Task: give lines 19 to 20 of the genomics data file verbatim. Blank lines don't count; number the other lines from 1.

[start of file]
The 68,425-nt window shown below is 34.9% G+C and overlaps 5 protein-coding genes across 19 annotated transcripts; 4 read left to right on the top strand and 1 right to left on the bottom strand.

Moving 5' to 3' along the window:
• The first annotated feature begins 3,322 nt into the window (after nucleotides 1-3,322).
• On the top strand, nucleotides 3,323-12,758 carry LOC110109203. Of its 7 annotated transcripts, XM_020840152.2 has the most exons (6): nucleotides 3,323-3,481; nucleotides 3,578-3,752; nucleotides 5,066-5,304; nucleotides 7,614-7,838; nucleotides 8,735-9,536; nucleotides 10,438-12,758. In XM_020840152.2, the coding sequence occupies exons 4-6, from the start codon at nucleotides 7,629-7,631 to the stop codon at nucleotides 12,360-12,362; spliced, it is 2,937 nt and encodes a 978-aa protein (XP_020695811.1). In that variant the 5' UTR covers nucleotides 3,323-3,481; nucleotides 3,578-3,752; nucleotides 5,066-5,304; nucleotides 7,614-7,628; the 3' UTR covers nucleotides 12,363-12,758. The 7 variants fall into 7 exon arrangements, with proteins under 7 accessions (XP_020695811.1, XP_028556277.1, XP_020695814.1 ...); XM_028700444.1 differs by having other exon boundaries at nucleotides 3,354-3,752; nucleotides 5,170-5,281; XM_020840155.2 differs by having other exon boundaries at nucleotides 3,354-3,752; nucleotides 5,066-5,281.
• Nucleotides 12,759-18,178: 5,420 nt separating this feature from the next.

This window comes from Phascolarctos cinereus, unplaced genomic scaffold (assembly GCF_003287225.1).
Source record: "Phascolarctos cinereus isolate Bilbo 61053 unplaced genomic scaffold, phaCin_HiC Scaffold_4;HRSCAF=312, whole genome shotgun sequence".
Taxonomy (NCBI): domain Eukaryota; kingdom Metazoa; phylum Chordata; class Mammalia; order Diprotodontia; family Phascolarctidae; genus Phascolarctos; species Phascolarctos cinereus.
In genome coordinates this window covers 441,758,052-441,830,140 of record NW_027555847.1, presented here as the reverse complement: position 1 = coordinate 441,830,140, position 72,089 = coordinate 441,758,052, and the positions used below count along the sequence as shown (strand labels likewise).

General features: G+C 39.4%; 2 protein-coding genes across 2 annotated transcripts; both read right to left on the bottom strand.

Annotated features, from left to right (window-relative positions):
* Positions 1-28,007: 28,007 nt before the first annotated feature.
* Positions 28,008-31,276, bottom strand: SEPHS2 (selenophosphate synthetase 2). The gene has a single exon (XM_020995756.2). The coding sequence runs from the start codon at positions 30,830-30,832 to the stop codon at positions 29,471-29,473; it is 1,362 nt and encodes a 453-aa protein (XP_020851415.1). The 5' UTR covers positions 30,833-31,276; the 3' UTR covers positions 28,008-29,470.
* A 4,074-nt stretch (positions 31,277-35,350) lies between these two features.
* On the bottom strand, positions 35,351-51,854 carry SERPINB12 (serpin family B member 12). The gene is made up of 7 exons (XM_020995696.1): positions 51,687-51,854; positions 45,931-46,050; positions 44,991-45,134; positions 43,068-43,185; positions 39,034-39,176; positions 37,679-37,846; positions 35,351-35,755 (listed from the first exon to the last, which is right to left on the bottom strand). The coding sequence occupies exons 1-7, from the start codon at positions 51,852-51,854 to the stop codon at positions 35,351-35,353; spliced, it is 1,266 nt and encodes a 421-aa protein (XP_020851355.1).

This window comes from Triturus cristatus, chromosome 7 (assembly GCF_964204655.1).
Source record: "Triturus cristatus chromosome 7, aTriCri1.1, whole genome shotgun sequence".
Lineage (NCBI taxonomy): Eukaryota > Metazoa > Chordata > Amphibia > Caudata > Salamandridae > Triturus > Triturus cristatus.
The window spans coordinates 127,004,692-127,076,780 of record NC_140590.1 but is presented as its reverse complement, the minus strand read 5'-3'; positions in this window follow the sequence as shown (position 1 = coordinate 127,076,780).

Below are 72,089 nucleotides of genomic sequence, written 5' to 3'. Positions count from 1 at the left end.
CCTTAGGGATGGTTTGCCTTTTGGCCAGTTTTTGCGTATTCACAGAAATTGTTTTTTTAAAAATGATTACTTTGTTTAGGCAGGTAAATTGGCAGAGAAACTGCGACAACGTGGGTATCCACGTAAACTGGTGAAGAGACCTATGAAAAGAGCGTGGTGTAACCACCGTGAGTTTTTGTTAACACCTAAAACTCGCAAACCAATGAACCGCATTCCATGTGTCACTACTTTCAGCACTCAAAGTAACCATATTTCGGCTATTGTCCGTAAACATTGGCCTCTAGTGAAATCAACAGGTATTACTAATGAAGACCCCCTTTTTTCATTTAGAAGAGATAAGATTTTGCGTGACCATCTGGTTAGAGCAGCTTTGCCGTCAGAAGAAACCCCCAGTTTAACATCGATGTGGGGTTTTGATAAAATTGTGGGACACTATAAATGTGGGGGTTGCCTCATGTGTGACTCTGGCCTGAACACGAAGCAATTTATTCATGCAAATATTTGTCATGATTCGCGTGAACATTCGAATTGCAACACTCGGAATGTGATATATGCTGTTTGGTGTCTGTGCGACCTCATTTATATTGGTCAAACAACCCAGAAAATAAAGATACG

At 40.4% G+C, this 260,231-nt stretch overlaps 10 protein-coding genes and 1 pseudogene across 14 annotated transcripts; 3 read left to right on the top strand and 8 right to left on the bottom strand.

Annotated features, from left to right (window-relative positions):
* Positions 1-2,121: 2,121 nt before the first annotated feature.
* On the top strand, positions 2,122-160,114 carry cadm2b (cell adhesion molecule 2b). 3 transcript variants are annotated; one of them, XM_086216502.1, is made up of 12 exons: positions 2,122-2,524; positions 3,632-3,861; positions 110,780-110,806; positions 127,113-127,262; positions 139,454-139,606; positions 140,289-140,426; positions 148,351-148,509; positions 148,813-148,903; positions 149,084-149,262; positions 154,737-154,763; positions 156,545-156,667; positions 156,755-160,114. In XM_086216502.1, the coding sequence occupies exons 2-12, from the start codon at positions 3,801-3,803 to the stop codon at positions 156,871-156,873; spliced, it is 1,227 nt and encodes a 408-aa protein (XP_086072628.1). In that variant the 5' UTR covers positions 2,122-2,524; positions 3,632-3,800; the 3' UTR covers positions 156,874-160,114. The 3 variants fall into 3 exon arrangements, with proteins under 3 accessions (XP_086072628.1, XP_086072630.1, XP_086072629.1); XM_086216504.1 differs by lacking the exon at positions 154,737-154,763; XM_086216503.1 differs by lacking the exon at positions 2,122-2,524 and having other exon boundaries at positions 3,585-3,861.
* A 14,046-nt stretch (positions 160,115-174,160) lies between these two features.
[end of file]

The window spans coordinates 127,004,692-127,076,780 of record NC_140590.1 but is presented as its reverse complement, the minus strand read 5'-3'; positions in this window follow the sequence as shown (position 1 = coordinate 127,076,780).

Below are 72,089 nucleotides of genomic sequence, written 5' to 3'. Positions count from 1 at the left end.